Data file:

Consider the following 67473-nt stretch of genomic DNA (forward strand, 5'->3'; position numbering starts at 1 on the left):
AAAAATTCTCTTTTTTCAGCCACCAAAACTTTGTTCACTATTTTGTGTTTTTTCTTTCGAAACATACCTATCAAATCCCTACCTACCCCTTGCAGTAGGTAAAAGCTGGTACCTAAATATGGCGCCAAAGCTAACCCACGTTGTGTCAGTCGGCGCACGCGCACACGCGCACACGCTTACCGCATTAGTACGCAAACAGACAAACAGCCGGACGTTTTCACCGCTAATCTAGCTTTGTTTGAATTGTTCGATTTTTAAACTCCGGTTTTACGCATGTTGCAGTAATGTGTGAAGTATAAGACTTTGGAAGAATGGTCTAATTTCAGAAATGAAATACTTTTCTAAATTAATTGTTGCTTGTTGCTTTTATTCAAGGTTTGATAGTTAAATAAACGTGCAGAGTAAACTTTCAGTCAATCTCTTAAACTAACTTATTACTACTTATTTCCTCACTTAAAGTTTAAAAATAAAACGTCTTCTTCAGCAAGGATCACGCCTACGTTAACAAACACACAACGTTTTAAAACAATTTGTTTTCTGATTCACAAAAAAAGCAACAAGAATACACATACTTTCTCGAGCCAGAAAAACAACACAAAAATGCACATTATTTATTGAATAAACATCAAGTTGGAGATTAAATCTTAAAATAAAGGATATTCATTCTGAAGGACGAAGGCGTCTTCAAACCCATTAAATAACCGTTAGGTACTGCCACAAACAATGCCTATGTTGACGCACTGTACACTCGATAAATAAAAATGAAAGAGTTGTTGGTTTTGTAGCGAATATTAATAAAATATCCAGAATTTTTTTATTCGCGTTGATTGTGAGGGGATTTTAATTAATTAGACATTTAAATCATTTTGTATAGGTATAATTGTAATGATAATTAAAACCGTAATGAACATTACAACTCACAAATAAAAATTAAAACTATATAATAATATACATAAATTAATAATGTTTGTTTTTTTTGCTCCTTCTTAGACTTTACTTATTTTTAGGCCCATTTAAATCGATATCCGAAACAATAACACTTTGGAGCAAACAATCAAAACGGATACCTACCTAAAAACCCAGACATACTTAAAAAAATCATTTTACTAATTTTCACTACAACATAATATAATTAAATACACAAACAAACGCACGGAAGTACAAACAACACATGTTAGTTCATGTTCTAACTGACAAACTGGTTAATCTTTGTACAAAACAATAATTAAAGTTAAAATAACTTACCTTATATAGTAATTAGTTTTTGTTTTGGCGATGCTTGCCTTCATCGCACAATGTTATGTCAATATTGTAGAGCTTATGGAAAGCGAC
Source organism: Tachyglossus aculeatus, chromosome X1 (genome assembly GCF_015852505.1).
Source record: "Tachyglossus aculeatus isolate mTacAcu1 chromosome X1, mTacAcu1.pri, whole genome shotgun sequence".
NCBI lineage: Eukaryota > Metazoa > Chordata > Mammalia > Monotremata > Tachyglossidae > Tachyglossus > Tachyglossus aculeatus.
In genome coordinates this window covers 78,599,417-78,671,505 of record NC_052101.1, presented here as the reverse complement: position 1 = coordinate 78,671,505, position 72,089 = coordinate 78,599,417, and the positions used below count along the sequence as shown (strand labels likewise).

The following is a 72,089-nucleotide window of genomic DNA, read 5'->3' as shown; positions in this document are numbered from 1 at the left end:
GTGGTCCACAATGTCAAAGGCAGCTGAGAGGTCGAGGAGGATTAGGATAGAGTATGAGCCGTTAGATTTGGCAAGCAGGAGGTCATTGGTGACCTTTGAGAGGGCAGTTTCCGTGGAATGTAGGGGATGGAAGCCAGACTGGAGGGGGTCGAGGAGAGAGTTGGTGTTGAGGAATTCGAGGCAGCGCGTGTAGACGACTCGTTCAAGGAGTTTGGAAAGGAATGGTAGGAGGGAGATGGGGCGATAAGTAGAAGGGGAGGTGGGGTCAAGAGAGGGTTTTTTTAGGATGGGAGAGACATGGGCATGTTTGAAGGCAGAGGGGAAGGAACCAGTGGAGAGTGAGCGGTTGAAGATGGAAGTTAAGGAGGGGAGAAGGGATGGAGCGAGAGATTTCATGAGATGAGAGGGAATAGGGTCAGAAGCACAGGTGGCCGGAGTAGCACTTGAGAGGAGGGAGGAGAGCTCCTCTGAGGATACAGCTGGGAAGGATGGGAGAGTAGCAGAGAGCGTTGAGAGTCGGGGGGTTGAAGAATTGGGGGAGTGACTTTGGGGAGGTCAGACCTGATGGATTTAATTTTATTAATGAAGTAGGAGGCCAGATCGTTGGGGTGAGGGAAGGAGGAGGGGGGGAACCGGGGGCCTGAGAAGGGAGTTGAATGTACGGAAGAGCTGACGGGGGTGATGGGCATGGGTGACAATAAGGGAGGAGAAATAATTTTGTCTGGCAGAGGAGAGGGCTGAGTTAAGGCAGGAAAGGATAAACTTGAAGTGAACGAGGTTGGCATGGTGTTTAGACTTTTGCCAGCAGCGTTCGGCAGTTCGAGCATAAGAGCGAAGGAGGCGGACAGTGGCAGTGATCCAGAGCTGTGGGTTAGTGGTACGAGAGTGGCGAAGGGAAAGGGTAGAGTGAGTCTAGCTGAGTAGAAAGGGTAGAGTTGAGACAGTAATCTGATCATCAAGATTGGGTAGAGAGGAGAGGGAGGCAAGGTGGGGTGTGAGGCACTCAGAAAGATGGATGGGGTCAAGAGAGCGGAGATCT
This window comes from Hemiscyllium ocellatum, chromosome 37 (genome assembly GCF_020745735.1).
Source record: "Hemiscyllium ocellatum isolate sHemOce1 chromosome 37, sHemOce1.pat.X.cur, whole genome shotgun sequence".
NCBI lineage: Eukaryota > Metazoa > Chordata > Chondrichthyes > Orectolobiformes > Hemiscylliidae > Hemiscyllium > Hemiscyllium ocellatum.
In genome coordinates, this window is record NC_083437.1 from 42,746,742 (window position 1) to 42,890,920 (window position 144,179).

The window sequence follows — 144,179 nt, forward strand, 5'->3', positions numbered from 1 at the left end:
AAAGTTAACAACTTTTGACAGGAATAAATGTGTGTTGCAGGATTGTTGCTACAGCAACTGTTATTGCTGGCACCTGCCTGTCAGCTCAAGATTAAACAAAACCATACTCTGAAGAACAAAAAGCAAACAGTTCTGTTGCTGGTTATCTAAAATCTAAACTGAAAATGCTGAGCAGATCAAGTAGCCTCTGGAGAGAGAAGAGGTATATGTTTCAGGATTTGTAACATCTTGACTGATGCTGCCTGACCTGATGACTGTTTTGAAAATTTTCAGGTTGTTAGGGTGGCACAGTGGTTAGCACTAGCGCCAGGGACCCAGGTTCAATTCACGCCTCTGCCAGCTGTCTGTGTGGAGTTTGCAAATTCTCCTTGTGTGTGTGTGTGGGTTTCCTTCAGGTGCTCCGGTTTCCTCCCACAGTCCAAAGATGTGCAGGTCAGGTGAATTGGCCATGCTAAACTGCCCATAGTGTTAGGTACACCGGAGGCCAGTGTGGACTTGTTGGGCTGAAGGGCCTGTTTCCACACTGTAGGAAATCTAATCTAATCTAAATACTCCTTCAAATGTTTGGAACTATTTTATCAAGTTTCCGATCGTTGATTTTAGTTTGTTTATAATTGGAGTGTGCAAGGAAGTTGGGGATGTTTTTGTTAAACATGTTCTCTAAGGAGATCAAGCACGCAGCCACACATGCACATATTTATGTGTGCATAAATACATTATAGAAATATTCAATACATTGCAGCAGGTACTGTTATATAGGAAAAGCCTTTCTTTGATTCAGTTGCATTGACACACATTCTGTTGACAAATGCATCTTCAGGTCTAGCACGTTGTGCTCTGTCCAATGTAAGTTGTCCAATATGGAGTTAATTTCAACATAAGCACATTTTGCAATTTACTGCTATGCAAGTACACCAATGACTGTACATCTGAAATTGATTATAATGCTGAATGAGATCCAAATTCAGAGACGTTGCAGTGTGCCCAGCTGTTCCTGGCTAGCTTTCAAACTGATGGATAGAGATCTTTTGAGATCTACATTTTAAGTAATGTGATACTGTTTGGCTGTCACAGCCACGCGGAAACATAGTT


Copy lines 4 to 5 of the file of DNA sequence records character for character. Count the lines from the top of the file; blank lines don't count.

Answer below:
Source record: "Tachyglossus aculeatus isolate mTacAcu1 chromosome X1, mTacAcu1.pri, whole genome shotgun sequence".
NCBI lineage: Eukaryota > Metazoa > Chordata > Mammalia > Monotremata > Tachyglossidae > Tachyglossus > Tachyglossus aculeatus.